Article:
she looks, what shes like as a person, what her
    family is like, what she wants to do in the
    future based on the information in the story
    and your imagination.

9
E.Q. How do I select important details from
texts to help me compare them?
  • Describe your favorite teacher of all time.
  • Use a Bubble Map
  • Include as many adjectives as you can to describe
    this teacher.

10
  • Mrs. Virginia DeView, Where are You?
  • Read this selection on page 157.
  • Compare the teachers in this story and in
    Eleven.
  • Create a Double Bubble Thinking Map to compare
    the two teachers.
  • Which teacher would you rather have? Why?

11
  • Writing Response
  • What are the qualities of an ideal teacher?
  • Describe this teacher.
  • Make sure to be realistic, practical, and
    logical.
  • Write your response in your sourcebook.

12
eyes to read and look at the teacher
brain for thinking
  • Writing Response
  • What are the qualities of an ideal teacher?
  • Describe this teacher.
  • Make sure to be realistic, practical, and
    logical.
  • Write your response in your sourcebook.
  • Then draw a diagram of the ideal teacher. Make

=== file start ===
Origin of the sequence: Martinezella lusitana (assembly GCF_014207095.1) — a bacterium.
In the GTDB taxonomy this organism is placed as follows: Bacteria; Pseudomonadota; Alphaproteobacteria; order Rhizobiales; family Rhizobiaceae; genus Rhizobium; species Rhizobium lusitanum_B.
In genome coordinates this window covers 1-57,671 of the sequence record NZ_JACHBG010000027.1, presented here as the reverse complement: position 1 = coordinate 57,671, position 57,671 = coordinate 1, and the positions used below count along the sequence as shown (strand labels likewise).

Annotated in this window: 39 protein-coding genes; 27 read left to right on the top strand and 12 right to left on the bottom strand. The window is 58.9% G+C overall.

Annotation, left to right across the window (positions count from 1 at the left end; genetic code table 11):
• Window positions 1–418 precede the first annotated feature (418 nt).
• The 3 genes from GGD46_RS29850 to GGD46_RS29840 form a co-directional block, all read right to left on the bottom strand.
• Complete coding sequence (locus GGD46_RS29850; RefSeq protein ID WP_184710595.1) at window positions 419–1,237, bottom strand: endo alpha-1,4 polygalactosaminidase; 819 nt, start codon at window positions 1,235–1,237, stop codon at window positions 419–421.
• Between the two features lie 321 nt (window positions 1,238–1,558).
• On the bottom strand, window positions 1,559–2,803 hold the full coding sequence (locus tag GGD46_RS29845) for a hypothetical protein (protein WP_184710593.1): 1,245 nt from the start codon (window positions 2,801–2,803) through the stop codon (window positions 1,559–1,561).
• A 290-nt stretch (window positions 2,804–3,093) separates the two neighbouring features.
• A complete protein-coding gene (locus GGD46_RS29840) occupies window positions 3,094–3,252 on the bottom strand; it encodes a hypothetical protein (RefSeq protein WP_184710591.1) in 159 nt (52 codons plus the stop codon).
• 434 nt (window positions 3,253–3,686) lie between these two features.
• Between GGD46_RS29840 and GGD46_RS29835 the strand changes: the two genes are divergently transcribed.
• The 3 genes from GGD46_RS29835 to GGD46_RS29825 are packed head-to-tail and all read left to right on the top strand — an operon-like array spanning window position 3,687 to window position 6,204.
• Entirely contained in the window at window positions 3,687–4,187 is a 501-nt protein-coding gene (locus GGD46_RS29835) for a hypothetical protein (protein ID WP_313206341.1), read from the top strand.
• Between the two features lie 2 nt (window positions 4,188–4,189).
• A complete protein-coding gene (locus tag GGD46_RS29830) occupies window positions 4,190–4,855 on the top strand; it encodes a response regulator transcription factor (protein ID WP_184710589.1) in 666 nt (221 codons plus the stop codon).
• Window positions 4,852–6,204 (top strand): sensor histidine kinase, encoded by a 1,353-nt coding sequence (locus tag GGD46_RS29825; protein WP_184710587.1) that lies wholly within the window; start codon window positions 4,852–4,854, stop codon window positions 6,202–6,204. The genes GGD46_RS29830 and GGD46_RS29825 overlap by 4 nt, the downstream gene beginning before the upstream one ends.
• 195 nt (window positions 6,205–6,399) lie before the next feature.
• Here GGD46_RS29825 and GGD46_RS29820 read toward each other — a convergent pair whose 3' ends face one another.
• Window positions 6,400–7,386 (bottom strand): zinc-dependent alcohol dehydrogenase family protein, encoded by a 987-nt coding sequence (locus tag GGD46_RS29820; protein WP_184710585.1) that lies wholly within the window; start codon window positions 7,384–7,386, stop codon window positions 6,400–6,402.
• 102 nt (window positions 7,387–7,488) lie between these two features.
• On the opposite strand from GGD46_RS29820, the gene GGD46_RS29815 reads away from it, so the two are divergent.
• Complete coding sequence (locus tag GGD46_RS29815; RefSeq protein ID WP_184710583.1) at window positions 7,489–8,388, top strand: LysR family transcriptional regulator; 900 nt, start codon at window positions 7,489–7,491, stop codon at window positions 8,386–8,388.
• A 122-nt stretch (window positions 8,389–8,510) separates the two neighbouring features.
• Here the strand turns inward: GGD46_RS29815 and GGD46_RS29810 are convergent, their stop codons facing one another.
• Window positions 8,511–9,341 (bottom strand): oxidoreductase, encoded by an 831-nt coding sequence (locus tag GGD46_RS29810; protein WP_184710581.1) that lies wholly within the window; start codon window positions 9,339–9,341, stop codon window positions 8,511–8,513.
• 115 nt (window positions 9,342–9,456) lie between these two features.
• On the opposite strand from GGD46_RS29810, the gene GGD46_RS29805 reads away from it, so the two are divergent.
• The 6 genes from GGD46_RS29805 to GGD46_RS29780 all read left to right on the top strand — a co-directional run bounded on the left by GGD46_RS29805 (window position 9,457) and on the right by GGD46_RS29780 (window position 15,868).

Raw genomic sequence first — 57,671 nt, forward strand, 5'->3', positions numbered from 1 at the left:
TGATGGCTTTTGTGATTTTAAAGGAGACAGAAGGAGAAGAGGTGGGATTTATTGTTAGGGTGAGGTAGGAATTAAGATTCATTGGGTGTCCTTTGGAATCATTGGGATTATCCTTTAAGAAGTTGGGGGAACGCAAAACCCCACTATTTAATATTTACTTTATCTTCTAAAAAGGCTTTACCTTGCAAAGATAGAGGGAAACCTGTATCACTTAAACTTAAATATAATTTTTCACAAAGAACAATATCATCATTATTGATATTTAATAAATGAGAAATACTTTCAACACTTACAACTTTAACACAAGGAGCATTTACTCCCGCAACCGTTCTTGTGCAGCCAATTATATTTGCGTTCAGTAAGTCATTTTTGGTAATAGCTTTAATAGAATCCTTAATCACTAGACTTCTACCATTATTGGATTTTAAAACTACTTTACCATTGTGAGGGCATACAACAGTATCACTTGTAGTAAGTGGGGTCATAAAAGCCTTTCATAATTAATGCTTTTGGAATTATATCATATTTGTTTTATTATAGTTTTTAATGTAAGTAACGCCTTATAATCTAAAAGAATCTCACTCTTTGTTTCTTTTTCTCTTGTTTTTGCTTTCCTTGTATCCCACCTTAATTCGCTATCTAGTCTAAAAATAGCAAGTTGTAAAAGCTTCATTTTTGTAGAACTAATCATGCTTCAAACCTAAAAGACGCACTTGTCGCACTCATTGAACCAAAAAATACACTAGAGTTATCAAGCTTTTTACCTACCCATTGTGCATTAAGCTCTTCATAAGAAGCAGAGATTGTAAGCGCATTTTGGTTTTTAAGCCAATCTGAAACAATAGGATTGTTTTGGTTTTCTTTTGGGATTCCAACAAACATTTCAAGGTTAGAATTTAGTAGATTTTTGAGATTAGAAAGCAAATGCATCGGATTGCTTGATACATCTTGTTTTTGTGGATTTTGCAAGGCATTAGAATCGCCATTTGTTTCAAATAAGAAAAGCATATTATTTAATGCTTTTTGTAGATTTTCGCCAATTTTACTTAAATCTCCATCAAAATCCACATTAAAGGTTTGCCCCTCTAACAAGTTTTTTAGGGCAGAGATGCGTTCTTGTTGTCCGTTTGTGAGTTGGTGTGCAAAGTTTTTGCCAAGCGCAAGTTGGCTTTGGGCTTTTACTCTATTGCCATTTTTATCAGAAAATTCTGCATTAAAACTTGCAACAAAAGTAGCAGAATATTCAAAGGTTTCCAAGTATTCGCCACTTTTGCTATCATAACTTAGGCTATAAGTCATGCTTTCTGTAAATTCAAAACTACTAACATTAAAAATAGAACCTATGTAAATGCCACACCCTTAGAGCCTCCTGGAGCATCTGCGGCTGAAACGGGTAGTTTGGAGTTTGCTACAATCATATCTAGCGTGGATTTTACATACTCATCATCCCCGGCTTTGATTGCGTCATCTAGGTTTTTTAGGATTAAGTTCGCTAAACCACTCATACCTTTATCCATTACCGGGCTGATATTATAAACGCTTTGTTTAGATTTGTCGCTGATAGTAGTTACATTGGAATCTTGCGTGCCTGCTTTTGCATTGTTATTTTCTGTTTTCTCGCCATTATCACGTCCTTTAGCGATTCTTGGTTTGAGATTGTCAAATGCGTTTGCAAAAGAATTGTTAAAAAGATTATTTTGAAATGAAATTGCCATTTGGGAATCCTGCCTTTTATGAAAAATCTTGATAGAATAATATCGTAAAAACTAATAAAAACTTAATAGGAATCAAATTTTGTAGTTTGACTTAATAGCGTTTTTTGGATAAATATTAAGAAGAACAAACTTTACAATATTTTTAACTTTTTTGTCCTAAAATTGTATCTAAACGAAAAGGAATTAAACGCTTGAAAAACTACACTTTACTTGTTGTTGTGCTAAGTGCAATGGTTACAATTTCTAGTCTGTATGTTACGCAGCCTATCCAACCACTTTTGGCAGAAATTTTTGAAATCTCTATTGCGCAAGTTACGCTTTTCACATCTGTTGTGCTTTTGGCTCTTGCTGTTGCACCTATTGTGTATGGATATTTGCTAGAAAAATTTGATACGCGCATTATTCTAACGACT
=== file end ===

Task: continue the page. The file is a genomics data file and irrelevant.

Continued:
sure to label the elements.

ears to hear
heart for caring
mouth to share ideas
The Perfect Student
hands for opening books
hands for writing
feet for moving toward success
13
E.Q. How do I determine the authors purpose
and use that purpose to compare texts?
  • What kind of character are you?
  • Make a list of character traits that would be
    used to describe you.
  • Write a paragraph describing yourself.
  • Sparky page 179
  • As you read, think about the authors purpose.
  • What is the author trying to tell us?
  • Write a sentence identifying the authors
    purpose.
  • List three (3) details from the story that
    supports your purpose.
  • http//www.youtube.com/watch?vGsSXMT0NrB4NR1f
    eaturefvwp

14
  • Written Response Comparing Traits
  • Compare the traits of Sparky with those of
    Charlie Brown.
  • Read Zuri at Bat.
  • How would you compare Charlie Brown and the
    football to Zuri at Bat.
  • Who do you relate to more?
  • Write an argumentative paragraph to support your
    opinion on the authors purpose.
  • Write your response in your sourcebook.

15
  • Written Response Comparing Traits
  • Compare the traits of Sparky with those of
    Charlie Brown.
  • Read Zuri at Bat.
  • How would you compare Charlie Brown and the
    football to Zuri at Bat.
  • Who do you relate to more?
  • Write an argumentative paragraph to support your
    opinion on the authors purpose.
  • Write your response in your sourcebook.
  • Now create a comic strip for Zuri at Bat.

16
E.Q. How do I craft a personal essay in
response to what I have read?
  • Choose any three selections to read on your own.
  • List the titles and page numbers for these
    selections in your sourcebook.
  • Choose the selection that had the greatest impact
    on you.
  • How do you relate to this selection?
  • What does this selection mean to you?
  • What does it make you think about?
  • What did you learn?